Texas Historical Documents


Oil, Wool and Sheep Manure

By Fred B. McKinley

Most everyone has heard of the "Lucas Gusher," which ushered in the great Spindletop Oil Field at Beaumont, Texas on January 10, 1901. The original field, however, peaked in 1902 and by 1924, annual production fell to less than 352,000 barrels.

What has gone almost unnoticed is the fact that on November 14, 1925, a "Second Spindletop" strike occurred—one that would completely overshadow the first. A small, relatively unknown Yount–Lee Oil Company, led by Miles Frank Yount, used modern deep drilling methods, exceeding depths of 3,550 feet, to gain access to the elusive Black Gold. The company, which grew to be the largest independent in the United States in its day, rivaled industry giants such as Texas Oil (Texaco) and Gulf. After Yount's death in November 1933, however, the heirs and stockholders in less than two years sold the company assets to Stanolind, a division of Standard Oil, for a whopping $41 million, which then represented the third largest financial transaction to occur in the country.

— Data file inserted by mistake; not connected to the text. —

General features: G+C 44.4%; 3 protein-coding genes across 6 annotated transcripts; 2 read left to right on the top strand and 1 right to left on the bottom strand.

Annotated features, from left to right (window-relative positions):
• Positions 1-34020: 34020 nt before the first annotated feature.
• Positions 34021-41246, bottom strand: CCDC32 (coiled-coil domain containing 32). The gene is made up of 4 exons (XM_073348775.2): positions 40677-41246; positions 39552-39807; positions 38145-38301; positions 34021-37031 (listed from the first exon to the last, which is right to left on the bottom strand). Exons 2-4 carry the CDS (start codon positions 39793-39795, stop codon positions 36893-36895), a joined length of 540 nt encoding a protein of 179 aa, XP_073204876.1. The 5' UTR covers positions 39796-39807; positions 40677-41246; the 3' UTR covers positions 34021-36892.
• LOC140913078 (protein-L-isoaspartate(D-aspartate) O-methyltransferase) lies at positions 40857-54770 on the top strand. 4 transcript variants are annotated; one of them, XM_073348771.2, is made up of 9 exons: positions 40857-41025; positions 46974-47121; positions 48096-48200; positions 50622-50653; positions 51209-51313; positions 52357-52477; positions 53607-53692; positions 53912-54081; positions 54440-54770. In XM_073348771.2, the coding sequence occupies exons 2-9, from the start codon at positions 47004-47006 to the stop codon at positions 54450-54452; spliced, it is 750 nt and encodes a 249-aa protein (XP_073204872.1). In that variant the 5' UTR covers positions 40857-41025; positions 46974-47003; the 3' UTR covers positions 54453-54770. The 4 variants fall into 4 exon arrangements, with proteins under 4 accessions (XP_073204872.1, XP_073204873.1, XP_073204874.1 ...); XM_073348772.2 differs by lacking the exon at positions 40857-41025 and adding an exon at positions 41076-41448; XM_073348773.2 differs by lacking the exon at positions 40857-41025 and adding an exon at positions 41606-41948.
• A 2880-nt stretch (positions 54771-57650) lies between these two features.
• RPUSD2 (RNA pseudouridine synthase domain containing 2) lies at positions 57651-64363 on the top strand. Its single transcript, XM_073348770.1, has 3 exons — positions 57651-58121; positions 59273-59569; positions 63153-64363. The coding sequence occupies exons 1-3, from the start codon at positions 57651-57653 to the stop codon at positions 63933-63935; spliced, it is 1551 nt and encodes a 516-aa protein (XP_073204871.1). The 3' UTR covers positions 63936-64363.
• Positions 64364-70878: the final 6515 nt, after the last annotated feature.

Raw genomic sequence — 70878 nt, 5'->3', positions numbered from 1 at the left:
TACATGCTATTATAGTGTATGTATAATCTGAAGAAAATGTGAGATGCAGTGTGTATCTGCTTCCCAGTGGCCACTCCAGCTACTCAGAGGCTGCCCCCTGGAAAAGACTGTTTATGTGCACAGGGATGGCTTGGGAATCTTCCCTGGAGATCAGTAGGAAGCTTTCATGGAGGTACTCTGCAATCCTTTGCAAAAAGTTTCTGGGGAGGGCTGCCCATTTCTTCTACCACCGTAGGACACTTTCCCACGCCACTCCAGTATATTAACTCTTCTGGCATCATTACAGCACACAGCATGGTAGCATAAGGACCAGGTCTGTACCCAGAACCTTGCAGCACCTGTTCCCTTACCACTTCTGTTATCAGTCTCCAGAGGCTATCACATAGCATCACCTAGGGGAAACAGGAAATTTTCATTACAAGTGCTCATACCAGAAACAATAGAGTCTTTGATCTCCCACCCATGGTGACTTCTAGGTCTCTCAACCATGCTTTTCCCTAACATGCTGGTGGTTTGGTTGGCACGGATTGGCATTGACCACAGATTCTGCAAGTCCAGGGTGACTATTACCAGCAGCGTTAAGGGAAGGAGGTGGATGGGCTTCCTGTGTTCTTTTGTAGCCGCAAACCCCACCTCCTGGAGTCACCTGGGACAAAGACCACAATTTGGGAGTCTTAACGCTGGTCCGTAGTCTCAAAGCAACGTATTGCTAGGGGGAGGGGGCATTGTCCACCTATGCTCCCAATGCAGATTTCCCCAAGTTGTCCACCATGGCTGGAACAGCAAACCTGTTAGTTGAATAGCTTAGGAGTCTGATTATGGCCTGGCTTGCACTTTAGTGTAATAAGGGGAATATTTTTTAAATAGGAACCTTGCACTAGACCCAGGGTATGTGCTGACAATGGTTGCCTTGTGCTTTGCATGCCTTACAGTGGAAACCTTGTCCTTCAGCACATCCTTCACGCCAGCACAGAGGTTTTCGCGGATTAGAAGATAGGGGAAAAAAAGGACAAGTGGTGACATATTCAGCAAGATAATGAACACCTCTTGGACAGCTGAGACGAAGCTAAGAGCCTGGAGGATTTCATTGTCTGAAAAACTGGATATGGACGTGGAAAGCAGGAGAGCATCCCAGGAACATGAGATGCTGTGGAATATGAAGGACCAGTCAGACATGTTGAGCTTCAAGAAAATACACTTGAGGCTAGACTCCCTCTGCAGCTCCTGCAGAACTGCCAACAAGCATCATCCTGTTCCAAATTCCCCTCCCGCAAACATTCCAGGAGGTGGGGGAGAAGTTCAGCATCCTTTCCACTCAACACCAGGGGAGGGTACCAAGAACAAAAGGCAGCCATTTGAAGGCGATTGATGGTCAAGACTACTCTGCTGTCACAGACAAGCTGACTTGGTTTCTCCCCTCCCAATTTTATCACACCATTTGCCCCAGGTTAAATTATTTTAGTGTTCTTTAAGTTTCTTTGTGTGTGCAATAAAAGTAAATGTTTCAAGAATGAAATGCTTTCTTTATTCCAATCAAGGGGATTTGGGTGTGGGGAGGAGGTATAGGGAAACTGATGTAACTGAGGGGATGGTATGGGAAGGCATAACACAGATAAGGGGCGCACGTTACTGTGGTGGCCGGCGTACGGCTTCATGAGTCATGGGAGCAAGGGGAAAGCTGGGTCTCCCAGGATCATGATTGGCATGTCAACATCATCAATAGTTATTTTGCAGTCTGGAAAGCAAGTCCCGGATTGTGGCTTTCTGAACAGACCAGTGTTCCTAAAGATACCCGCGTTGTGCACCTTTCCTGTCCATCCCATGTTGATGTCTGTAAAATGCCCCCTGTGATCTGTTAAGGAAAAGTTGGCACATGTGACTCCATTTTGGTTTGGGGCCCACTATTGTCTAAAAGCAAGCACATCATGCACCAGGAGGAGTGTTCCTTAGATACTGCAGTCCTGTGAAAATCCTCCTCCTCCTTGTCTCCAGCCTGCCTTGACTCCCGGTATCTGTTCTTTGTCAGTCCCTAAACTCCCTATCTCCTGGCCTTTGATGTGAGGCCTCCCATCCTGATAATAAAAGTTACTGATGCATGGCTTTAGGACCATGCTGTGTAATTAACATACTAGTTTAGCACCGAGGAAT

But during its heyday and with its oil storage tanks filled to the limit, Yount–Lee was ever concerned about the safety of its huge investment. The tank farm covered some 640 acres, and the presence of high grass and weeds created a fire hazard. In order to resolve the problem, sheep were brought in and after a fairly short period, the heard increased to about 1,301 head. During one of Frank Yount's inspection tours in August 1931, he pointed out to P. R. Mitchell, tank farm superintendent, that the corporate charter called for oil exploration—not the raising of sheep. Yount also noted that a large lamb crop of about 600 was anticipated.

In a joking manner, Mitchell remarked to his boss, "Well, in the first place, they're working for us, and in regard to the lambs, I can't help what they [the adults] do after working hours." The industrious Mitchell also mentioned that over 4,700 pounds of wool had been marketed at 9 ½ cents a pound, and that sheep manure was bringing $30 a ton. The enterprise provided 15 to 30 tons of manure each month.

Who says that oil, wool—and sheep manure don't mix?

If you enjoyed this story checkout Mr. McKinley's book. (link below)


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